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Farmland Values Up in Four States Served by Farm Credit Services of America

aerial view of patchwork of fields

Gains came in second half of 2020, largely due to low interest rates, improved profitability

OMAHA, NEBRASKA – January 28, 2021 – Farmland values increased in 2020 across Iowa, Nebraska, South Dakota and Wyoming, driven largely by gains in the second half of the year. The COVID-19 pandemic shaped much of 2020, and farmland values were no exception. Historic low interest rates following the initial outbreak, higher grain prices and government ad-hoc payments supported a real estate market that has been generally stable the past few years.  

The latest report on benchmark farmland values from Farm Credit Services of America (FCSAmerica) marks the first time since 2013 that values have increased in each of the four states served by the financial cooperative. However, values remain well below the record highs of 2013.

Many of the same factors that supported farmland values in 2020 remain in place, including low interest rates and opportunities to lock in profits.

“Significant improvement in net farm income, along with a favorable outlook for 2021, has continued to build on the favorable price momentum seen in the second half of 2020, with continued strengthening of real estate values anticipated through the remainder of the current sales season,” said Tim Koch, chief credit officer for FCSAmerica.  

Iowa and Nebraska led the region in overall gains. South Dakota and Wyoming each trended up in the second half of 2020, but South Dakota lagged its neighboring states in year-over-year gains.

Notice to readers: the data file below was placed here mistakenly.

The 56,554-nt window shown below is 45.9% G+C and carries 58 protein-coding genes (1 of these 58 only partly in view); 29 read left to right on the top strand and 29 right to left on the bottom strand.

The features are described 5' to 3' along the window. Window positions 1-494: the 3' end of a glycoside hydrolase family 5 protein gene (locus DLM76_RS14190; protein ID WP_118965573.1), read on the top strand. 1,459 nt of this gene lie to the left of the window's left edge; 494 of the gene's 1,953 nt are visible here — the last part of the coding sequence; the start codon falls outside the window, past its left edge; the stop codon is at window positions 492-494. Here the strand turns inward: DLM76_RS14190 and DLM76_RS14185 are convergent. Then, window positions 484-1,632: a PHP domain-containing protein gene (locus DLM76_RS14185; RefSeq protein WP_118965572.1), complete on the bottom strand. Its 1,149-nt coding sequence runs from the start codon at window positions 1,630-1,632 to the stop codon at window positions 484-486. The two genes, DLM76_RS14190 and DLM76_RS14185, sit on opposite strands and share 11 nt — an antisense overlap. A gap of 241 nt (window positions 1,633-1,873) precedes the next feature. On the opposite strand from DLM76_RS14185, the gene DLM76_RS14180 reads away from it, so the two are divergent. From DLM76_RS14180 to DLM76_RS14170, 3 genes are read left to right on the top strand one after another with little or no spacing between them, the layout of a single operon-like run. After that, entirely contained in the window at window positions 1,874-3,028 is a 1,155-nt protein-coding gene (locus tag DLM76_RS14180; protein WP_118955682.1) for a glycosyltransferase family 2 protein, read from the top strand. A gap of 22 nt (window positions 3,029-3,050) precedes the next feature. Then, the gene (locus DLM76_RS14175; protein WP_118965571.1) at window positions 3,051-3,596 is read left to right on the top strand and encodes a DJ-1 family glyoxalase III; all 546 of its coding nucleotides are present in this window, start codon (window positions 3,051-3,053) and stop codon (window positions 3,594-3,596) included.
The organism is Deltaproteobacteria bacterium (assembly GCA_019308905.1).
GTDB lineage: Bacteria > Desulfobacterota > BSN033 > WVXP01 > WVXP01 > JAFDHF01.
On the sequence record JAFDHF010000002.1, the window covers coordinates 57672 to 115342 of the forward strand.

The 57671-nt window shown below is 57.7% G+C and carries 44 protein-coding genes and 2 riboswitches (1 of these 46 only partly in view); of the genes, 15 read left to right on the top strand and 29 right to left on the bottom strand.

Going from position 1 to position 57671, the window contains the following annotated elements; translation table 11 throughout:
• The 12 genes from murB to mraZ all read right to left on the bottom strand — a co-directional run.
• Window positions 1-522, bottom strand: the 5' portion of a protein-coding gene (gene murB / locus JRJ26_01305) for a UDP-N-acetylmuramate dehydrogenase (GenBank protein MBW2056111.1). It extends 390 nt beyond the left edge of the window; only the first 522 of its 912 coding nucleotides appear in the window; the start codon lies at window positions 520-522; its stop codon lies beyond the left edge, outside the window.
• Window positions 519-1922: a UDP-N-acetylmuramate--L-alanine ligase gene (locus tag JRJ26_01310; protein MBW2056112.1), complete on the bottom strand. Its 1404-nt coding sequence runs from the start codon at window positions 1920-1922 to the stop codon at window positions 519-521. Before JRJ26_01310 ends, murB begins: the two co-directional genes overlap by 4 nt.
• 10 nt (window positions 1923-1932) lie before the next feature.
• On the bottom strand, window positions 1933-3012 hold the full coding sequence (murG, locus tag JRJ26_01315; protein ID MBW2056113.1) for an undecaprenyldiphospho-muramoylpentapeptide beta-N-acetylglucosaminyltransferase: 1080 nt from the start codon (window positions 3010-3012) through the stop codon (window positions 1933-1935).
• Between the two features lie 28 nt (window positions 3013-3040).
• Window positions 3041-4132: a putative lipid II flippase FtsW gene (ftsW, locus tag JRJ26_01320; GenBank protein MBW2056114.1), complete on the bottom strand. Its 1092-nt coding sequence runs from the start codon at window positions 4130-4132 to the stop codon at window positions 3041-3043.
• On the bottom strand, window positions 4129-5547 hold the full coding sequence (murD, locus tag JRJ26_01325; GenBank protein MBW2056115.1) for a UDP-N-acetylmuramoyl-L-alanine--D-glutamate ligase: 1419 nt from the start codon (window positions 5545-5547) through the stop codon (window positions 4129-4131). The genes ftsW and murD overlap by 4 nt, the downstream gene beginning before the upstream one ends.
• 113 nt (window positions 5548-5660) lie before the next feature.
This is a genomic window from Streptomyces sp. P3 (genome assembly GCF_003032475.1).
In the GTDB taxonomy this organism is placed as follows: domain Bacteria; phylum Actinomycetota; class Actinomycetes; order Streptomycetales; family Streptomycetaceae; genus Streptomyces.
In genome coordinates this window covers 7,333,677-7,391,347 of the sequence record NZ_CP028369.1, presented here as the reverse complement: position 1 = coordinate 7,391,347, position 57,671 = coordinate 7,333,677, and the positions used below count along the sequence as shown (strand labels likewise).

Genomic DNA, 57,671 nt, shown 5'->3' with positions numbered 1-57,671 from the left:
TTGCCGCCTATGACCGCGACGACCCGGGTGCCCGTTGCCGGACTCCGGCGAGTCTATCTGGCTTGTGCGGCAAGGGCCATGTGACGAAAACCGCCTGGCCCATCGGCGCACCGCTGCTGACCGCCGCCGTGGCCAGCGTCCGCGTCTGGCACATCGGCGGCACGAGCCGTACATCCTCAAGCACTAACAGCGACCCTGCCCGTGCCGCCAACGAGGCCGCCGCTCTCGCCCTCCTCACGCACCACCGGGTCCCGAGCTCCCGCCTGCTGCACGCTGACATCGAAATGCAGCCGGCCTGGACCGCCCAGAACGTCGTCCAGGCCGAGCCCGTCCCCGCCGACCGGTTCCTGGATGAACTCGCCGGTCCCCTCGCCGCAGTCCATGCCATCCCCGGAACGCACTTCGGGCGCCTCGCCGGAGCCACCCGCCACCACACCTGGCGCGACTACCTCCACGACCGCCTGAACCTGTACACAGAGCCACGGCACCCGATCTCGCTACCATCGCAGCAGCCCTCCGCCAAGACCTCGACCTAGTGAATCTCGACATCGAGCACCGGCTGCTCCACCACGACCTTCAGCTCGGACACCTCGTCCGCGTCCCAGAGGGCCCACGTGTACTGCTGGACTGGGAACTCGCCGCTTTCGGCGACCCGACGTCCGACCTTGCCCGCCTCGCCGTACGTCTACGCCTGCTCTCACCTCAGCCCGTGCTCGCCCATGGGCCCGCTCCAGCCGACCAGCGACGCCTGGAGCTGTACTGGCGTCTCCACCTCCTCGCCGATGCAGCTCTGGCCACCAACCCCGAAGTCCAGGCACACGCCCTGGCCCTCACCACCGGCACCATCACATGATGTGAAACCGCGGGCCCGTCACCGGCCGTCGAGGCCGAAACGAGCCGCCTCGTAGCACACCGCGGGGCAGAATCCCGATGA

State-by-State Changes in Benchmark Farmland Values

STATE

Six Month

One Year

Five Years

Ten Years

IOWA (21)

3.5%

3.8%

0.6%

45.6%

NEBRASKA (18)

3.7

3.2

-11.5

71.2

SOUTH DAKOTA (23)

2.4

0.1

-14.3

72.6

WYOMING (2)

2.4

2.7

28.2

60.3

 

In Iowa, 17 of the benchmark farms tracked by FCSAmerica increased in value. The remaining four saw no change. Fourteen Nebraska benchmark farms saw an increase, three declined in value and one was unchanged. In South Dakota, six farms increased in value; 16 saw no change. Wyoming’s two benchmark farms saw an overall increase. Weakness in grass land values partially off-set the strength reported in cropland values across South Dakota.

About Farm Credit Services of America

Farm Credit Services of America is a customer-owned financial cooperative proud to finance the growth of rural America, including the special needs of young and beginning producers. With nearly $33 billion in assets and $6.3 billion in members’ equity, FCSAmerica is one of the region’s leading providers of credit and insurance services to farmers, ranchers, agribusiness and rural residents in Iowa, Nebraska, South Dakota and Wyoming. Learn more at www.fcsamerica.com.

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